On a lot between College Town Kent and Kent Central Gateway, Fairmount Properties added a residential component to the partnership’s program. The Landmark at Kent is a 42,000-square-foot building of 32 one- and two-bedroom loft-style apartments that opened in April 2014. The market-rate apartments, fully leased at the time of the building’s opening and now with a waiting list, are marketed to young professionals, KSU faculty and staff, and empty nesters. Although Landmark’s housing is at the high end of the rental market, no comparable housing is available in the city, according to Adam Branscomb, a project manager at Fairmount. Next to the Landmark, the KSU Foundation and a private partner developed the $15.4 million Kent State University Hotel and Conference Center, a 94-room facility that helps strengthen the connection between downtown and KSU.
Another critical element of Kent’s transformation is KSU’s new Lefton Esplanade, named for KSU’s immediate past president, who helped improve relations between the university and city. The 1,000-foot-long walkway opened in fall 2013 and mitigates the Route 59 barrier that had existed between Kent and KSU. To create the esplanade, KSU spent $8 million to purchase 40 parcels, mostly vacant lots and blighted single-family homes, restoring some and razing others. One of the houses, the May Prentice House, where the first female member of KSU’s faculty once lived, was relocated to front on the esplanade. Now the Wick Poetry Center, the historic building is home to university and public programs, including a new literacy project with Akron Public Schools, further integrating KSU into the community. Also strengthening the esplanade as a place where the town and the university come together will be KSU’s College of Architecture and Environmental Design, a $47.8 million, 107,000-square-foot building slated to open in 2016.
The development partners drew on several sources of federal, private, university, and municipal funding to pay for these developments. The city put $3 million toward the redevelopment and enacted a $10 million tax increment finance district. Fairmount Properties put $30 million toward the project, and the federal government provided a $20 million TIGER grant. The remaining funds came from the Kent State Foundation, the New Markets Tax Credit program, and private sources.
Higher Tax Base and Better Recruitment
The public-private partnership has generated a number of positive results for the city, including several hundred full-time jobs and a tax base that has risen to from $39,000 to $215,000. Just as important, the initiatives have infused new life into Kent’s downtown. Specifically, the partnership has generated additional private investment, including construction of the Acorn Alley II retail and office development and renovation of the historic Franklin Hotel, which now houses a restaurant, the chamber of commerce, offices, and a handful of apartments. Fairmount is also currently in predevelopment on another $5.5 million residential building near the Landmark that will house between 40 and 45 micro apartments targeted to graduate students and young professionals. The partnership’s efforts have also brought outside attention to Kent, winning the 2013 Best Public/Private Partnership Award from Heritage Ohio and the Ohio Economic Development Association’s Best Project Award for 2012.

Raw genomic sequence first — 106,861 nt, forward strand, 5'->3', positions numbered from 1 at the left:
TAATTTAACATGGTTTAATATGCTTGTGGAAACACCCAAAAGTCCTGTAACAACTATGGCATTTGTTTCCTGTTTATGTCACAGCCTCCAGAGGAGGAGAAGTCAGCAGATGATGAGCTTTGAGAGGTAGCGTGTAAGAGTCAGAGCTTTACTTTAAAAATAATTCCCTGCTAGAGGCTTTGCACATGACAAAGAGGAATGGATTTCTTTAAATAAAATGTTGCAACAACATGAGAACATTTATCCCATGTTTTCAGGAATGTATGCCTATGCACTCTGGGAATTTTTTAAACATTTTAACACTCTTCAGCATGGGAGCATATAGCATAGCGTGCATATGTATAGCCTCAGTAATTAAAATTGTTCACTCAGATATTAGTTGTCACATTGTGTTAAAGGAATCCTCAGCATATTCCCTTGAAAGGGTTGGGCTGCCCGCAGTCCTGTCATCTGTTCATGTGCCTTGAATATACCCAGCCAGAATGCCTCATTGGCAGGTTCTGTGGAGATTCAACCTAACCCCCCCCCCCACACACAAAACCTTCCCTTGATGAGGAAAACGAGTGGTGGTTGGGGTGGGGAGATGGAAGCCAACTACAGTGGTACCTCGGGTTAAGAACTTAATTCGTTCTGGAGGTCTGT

The recent developments have brought a new level of economic activity to the downtown. Jason Merlene, who has operated Last Exit Books for 11 years, plans to expand, noting "We get a lot more traffic than we used to," including students and people from outside of Kent, "which we hardly ever got before." Adam Nopper agrees; the assistant manager of The Exchange, a downtown shop selling games, DVDs, music, and memorabilia, also observes that customers now spend more time downtown rather than buy something quickly and leave.
Although the university does not yet have metrics, Ruller and Gregg Floyd, senior vice president of KSU, say that faculty and staff report that the revitalized city has helped the university recruit and retain top students and student athletes. Perhaps most important, the cooperative relationship between KSU and the city of Kent has helped reconcile longstanding divisions between the two. “Downtown Kent wasn’t a place you wanted to go,” says Claudia Amrhein, PARTA’s general manager and a KSU alumna who has lived in the city for more than 30 years. Now, she says, “it’s fresh, vibrant, and walkable — the community is embracing the fact that it’s a university town.”